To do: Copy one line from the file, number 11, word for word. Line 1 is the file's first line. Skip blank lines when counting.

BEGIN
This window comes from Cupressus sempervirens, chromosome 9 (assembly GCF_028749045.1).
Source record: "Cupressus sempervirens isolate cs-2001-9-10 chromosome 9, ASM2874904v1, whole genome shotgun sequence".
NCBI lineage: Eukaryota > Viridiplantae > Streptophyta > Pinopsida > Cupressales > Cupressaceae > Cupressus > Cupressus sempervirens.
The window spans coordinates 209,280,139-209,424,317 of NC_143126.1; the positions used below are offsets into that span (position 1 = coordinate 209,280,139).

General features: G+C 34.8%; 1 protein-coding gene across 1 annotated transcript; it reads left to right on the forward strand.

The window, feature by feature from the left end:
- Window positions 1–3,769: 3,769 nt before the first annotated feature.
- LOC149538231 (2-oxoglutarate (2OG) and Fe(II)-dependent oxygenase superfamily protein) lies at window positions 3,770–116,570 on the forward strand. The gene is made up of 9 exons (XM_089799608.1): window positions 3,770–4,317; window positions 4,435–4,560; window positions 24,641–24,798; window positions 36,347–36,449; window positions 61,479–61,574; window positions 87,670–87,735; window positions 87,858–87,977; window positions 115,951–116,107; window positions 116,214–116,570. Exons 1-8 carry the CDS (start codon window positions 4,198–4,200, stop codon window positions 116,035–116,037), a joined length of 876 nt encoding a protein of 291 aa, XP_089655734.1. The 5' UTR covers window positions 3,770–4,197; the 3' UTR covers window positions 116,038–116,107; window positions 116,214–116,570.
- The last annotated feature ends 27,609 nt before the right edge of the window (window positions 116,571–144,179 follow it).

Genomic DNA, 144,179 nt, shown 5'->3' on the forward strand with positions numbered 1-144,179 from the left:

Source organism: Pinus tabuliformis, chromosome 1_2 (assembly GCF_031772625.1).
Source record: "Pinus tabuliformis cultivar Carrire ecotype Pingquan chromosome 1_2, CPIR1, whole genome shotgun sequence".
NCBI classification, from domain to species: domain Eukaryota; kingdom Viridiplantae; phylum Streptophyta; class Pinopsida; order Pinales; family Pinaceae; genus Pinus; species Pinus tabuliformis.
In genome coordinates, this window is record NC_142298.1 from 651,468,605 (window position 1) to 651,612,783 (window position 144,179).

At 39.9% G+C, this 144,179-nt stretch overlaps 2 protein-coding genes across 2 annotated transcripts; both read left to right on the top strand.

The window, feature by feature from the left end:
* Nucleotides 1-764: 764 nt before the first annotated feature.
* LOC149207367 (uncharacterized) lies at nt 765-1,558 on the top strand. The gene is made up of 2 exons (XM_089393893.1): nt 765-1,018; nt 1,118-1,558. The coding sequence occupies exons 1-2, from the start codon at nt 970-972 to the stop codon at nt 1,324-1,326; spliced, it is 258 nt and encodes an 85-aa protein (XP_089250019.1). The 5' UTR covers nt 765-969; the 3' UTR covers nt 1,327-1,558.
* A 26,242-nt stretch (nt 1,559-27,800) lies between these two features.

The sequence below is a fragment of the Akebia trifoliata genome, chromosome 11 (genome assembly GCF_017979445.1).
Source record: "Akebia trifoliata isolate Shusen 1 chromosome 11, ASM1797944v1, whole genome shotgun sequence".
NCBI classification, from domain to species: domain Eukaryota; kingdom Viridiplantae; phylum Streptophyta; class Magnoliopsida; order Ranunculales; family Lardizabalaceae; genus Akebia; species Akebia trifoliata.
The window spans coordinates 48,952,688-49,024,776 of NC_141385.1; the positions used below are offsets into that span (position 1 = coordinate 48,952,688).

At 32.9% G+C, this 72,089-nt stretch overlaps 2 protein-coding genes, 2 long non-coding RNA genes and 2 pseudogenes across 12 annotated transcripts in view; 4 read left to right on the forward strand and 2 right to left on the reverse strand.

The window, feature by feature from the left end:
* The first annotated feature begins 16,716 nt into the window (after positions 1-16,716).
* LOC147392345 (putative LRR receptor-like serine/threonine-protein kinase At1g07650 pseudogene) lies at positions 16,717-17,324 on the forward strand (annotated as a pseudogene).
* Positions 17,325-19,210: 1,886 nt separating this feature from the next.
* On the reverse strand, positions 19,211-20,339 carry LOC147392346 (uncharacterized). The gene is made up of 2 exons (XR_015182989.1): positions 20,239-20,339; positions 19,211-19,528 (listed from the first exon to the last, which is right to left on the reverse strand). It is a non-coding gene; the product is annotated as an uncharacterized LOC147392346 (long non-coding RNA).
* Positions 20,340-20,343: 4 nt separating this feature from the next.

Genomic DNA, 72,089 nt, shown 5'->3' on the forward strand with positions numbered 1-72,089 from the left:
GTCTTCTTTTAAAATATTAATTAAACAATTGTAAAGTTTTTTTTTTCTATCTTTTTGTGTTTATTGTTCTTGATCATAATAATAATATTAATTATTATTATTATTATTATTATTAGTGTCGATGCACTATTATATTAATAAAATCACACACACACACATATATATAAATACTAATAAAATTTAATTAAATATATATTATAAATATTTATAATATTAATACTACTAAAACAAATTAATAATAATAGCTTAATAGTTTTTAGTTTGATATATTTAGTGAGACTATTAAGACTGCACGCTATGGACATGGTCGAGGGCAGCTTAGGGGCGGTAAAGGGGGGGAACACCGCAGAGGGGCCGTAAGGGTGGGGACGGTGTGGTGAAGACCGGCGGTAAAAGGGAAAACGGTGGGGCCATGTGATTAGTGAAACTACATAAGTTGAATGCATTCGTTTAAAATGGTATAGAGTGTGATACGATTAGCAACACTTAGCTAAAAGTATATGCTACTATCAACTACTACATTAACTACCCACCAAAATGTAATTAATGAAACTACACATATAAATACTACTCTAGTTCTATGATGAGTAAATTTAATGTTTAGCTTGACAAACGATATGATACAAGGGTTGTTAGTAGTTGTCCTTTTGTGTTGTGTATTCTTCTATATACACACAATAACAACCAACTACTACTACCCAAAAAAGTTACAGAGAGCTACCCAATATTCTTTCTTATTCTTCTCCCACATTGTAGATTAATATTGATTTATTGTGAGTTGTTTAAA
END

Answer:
Source organism: Pinus tabuliformis, chromosome 1_2 (assembly GCF_031772625.1).